bash
1sudo systemctl status docker

When running commands in Docker, you'll need to use sudo or log in as root. To run Docker commands as a non-root user, add yourself to the Docker usergroup by running this command, replacing tammy with your username. Note that this comes with some security implications, which you can read here.

bash
1sudo usermod -aG docker tammy

Step 2 (Optional) - Create an htop container for monitoring

htop is an interactive process viewer for Unix. This step isn't a requirement for installing Gremlin in Docker, but we'll use htop in this tutorial to observe the impact of our attacks. You can skip this step completely, or use another monitoring tool of your choice.

First create the Dockerfile for your htop container (we use vim, but any text editor will work):

bash
1vim Dockerfile

Add the following to the Dockerfile:

docker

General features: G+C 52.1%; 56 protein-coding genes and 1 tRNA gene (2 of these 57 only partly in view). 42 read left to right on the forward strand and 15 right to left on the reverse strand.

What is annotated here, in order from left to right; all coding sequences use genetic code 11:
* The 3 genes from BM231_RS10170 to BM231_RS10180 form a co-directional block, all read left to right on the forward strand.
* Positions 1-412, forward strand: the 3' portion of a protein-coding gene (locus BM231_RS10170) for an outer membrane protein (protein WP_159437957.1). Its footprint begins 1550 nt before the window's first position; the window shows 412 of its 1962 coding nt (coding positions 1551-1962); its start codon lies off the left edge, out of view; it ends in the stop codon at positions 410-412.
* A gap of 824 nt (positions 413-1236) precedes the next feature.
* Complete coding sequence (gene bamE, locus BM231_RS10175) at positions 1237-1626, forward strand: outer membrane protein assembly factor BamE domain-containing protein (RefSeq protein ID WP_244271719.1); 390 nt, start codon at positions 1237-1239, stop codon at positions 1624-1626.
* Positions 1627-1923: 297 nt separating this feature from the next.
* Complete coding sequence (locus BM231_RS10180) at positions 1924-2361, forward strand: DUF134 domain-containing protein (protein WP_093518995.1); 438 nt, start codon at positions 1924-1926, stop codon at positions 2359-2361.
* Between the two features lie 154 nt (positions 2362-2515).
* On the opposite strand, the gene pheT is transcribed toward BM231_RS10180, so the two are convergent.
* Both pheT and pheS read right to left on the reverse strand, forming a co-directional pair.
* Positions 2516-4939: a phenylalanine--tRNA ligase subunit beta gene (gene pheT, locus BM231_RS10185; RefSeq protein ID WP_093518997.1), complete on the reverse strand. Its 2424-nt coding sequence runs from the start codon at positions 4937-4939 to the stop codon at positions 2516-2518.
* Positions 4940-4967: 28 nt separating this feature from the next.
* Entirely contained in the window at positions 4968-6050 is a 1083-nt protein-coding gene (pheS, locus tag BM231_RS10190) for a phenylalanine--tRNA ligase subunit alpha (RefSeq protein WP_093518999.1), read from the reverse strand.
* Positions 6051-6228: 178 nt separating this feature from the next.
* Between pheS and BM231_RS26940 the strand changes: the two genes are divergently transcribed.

1FROM alpine:latest
2RUN apk add --update htop && rm -rf /var/cache/apk/*
3ENTRYPOINT ["htop"]

Build the Dockerfile and tag the image:

bash
1sudo docker build -t htop .

Now, start an htop container. Using --pid=host grants htop access to the host's process space so that htop can monitor processes running on the host:

bash
1sudo docker run -it --rm --pid=host htop

To exit htop, use the q key.

Next we will create an Nginx container and monitor the new container directly by joining the container pid namespace.

Step 3: Create an Nginx Docker container to be used for Gremlin Attacks

Nginx is a popular web server that we will use as the target of our chaos experiments. First we will create a directory for the HTML page we will serve using Nginx:

bash
1mkdir -p ~/docker-nginx/html
2cd ~/docker-nginx/html

Create a simple HTML page named index.html:

bash
1vim index.html

Paste in the content shown below:

html
1<html>
2 <head>
3 <title>Docker nginx tutorial</title>
4 <link
5 rel="stylesheet"